How to Mitigate Brute Force Login Attempts on a WordPress Site

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Blue Host Creative A boxer with black glovesIt's an open fact that a self-hosted WordPress site is often a prime target of hackers on the web. They use different ways to try penetrating a WordPress installation and one of them is the good old brute force login attack. Unfortunately, a good percentage of website owners are unaware of this potential threat and end up losing their site to a hacker. With a little awareness and a few steps taken preemptively, we can safeguard and limit the severity of these brute force login attacks. And, that's what we're going to learn in the following tutorial. Though one cannot stop these attacks altogether, but we can definitely mitigate it effectively. The tips and techniques discussed below can nullify these attacks to such an extent that it'll become almost impossible to penetrate your WordPress site through a brute force login method. One doesn't need to be a coding ninja to apply the defenses against such attacks. It's a one-time exercise one can complete in a few easy steps. If you're ready for it, make sure you've first taken a backup of your blog.

A boxer with black gloves
If you're not confident in applying the techniques mentioned below, do not hesitate in taking help of a professional. Apart from this, you can also strength the overall security of your WordPress site.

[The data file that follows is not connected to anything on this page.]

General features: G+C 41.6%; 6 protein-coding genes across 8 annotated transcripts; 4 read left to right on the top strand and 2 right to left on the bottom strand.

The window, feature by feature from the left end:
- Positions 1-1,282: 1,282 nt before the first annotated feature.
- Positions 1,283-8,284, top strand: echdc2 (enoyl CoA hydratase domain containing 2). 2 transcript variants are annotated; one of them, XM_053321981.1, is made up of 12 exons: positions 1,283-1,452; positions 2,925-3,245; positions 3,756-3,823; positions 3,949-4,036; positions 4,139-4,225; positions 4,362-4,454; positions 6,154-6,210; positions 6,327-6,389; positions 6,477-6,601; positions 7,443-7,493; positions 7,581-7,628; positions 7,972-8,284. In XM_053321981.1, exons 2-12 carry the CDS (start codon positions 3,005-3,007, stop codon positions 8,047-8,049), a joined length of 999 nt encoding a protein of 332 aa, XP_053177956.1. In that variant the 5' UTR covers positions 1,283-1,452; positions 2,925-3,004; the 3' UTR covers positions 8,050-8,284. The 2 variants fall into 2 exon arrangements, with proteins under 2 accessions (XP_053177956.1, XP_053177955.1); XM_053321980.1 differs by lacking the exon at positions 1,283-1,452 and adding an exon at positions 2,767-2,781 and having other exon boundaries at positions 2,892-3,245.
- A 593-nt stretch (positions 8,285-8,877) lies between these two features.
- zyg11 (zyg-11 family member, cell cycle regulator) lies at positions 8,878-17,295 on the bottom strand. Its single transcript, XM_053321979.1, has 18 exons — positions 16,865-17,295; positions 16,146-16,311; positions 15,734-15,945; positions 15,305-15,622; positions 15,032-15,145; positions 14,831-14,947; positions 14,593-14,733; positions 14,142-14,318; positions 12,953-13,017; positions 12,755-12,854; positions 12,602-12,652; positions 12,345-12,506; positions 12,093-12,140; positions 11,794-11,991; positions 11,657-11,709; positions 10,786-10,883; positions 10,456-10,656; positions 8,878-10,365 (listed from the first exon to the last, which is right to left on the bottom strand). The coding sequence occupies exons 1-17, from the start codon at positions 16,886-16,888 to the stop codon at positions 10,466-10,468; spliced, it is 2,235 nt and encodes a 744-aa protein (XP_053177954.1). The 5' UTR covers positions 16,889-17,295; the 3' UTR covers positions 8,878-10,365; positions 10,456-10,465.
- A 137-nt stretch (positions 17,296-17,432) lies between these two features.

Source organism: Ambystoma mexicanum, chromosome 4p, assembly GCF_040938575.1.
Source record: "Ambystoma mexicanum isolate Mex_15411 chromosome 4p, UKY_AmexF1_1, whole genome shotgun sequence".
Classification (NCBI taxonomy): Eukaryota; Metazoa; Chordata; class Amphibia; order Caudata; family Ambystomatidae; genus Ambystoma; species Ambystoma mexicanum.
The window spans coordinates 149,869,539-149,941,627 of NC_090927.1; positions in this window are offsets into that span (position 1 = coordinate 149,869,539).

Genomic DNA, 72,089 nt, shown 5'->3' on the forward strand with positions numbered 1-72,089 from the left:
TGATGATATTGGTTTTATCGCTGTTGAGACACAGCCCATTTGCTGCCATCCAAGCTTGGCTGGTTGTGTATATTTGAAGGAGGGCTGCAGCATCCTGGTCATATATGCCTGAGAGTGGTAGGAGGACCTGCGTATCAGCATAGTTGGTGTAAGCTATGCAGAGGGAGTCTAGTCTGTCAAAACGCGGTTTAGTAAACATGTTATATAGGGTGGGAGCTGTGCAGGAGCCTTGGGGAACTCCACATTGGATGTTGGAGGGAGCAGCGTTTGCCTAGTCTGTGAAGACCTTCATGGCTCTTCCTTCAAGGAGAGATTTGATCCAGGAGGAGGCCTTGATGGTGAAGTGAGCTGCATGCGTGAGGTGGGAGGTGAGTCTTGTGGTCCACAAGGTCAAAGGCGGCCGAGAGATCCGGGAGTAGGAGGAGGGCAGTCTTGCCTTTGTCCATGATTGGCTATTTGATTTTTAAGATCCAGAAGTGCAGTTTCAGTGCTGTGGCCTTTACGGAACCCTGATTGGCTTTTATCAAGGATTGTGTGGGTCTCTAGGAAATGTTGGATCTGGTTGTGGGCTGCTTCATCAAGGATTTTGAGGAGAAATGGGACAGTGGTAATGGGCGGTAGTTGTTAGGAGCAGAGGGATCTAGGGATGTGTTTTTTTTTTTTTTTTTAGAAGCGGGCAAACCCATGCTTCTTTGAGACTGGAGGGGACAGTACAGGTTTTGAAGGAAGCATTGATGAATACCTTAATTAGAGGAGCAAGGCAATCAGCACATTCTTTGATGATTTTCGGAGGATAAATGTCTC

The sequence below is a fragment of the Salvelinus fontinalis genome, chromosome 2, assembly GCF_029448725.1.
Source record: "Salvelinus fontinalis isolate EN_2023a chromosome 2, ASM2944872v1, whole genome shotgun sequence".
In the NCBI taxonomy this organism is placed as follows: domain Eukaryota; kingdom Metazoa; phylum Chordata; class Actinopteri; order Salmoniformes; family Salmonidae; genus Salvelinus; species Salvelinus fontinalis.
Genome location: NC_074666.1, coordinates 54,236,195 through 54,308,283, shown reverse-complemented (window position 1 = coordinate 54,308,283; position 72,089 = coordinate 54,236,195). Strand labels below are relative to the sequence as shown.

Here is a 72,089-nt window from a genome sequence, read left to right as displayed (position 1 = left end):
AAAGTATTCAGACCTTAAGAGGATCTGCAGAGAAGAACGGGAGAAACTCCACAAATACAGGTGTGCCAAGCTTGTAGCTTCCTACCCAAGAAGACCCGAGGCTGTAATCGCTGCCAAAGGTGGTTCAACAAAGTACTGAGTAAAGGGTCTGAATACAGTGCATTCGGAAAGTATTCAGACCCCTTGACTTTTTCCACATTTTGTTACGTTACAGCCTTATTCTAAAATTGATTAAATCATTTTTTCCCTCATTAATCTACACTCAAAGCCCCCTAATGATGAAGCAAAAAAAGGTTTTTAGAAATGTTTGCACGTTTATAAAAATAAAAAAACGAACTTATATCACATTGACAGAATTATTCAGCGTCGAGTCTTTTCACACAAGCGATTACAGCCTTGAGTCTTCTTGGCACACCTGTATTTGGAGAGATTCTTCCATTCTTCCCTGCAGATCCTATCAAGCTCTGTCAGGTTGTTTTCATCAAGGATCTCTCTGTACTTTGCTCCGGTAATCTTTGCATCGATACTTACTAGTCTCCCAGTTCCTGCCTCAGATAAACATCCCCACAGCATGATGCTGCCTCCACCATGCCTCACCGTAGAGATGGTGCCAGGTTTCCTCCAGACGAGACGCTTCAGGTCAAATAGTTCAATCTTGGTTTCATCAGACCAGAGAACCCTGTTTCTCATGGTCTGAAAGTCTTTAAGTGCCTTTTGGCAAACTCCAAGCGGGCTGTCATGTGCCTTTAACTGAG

Read Also:
Beginners Guide to Securing a Self-Hosted WordPress Website


So, let's get started and learn about countering brute force login attacks aimed at our WordPress site. You can apply these security measures in any order.

1. Change the Default Login URL

Every CMS—by default—comes preconfigured with several default URLs to complete different types of actions and processes. And, one such action is the login process.

WordPress too uses a preconfigured default login URL domain.com/wp-login.php to facilitate access of dashboard for managing the website. And, that's what hackers use to launch brute force login attacks on a website. So, how to deal with this situation?

What if we change the default login URL to an entirely different URL which cannot be guessed—easily?

Custom WordPress login URL
To do so, we can use the WPS Hide Login plugin. Through it, you can easily create a random slug (see image above) for the login page.

Make sure you bookmark or memorize the new login URL else you won't be able to access the dashboard. This plugin simply intercepts the requests for the default login URL and redirects them to the page you've specified with the plugin settings.

2. Restrict Login Attempts With Lockout Periods

Now that we've changed the default login URL, it's time to move on to the next step to further strengthen our security against brute force login attacks.

If—somehow—a hacker manages to find the new custom login URL, we can restrict the number of unsuccessful login attempts one can trigger at a given time. It's a kind of mitigation to curb a large influx of brute force login attempts.

Login attempts restriction for a WordPress site
We can easily enforce these restrictions through the WPS Limit Login plugin. When activated, the default settings of this plugin are good enough to handle such attacks on most websites.

In case, you're experiencing a larger volume of such attempts, you can adjust the settings as per your requirements. The settings shown above are the recommended ones.

This specific measure is a huge obstacle for the hackers even if you're using the default login URL. So, make sure you do not skip this method and enforce it on your site—without any fail.

3. Use (2FA) Two Factor Authentication